Guidance Office

 
Nathan Everhart
273-1033 (2907)
nathaneverhart@generalmclane.org
Pam Swanseger
273-1033 (ext 2521)
pamelaswanseger@generalmclane.org
Michael Simmons
273-1033 (ext 2522)
michaelsimmons@generalmclane.org

ABOUT THE GUIDANCE DEPARTMENT

Guidance services are an integral part of the school program. Counselors serve as liaison persons for parents and students with teachers and administrators. Middle School counseling is also a unique opportunity to guide early adolescent students through challenging years of development. We are excited to have this opportunity to assist in the educational development of your child as a component of the student/school/home team.

 

WHAT DOES A COUNSELOR DO?

As guidance counselors we provide various services to students and parents including:

  • Promoting positive self-esteem and attitudes throughout the student body
  • Aiding teachers and parents in helping students achieve their highest potential
  • Assisting students with concerns and issues that are related to the natural process of “growing up!”
  • Coordinating the efforts of other school specialists such as teachers, school psychologists, etc.
  • Providing a safe environment for students where they can express their concerns

WHAT ARE MIDDLE SCHOOLERS LIKE?

As children grow, they begin to experience physical, intellectual, and emotional changes. The way they learn, feel, see the world, and relate to other people becomes different from when they were younger. These changes, along with demands from present-day society and peer pressure, create conflicts and tension in the adolescent, which are reflected in their behavior in school and at home. Young people at this age show a good number of contradictions and conflicts, which is normal. There is no “model” adolescent. All young persons are individuals with strong and weak points and with positive and negative qualities. There are some common characteristics that should be kept in mind in order to understand and help the middle schooler in daily activities at home and at school:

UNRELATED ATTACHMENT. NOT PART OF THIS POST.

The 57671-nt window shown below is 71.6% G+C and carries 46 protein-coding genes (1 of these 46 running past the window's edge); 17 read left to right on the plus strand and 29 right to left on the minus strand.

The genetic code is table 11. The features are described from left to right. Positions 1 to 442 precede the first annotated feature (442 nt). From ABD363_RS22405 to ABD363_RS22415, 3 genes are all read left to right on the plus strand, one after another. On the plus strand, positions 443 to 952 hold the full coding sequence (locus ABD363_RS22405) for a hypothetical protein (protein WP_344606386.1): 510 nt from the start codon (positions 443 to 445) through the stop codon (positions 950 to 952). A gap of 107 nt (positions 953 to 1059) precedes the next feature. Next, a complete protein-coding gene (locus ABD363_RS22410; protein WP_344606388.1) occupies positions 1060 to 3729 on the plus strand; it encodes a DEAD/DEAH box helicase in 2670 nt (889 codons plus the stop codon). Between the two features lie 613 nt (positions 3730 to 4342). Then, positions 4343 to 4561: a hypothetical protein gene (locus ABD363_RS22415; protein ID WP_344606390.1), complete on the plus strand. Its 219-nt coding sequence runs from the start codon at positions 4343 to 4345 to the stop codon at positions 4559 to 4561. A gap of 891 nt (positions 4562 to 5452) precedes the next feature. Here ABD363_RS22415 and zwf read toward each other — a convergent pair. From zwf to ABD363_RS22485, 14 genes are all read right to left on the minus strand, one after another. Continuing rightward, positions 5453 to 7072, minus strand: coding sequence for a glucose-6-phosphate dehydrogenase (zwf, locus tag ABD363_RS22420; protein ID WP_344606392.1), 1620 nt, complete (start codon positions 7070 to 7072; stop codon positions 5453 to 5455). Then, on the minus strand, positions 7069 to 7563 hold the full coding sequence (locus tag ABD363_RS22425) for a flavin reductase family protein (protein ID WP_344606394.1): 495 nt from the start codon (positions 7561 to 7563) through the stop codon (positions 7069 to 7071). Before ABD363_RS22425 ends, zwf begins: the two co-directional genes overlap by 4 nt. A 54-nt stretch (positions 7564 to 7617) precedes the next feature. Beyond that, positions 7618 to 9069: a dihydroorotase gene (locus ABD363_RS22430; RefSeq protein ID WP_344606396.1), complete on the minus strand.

• Adolescents have high levels of physical and emotional energy, which may contrast with long periods of idleness, generally disapproved of by adults.
  • They take risks, are curious, and love danger and adventure, yet their feelings can be hurt easily. This is the time when they feel immortal, but they worry a lot about what their friends think about them.
  • They want to be independent from their families, and at the same time, they need to be pampered and protected.
  • They withdraw and want a private life, and at the same time, they worry about being accepted by their peers.
  • They demand privileges but avoid responsibilities. At the same time, they are developing an awareness of social problems and the welfare of others.

Adolescents from other cultures sometimes face an additional burden as they develop their identities and try to comply with the requirements of home and school. On one side, they have the values and customs of the home that the family wants to maintain, and on the other, they have to respond to the demands of their peers and teachers, who have a different set of rules.

 
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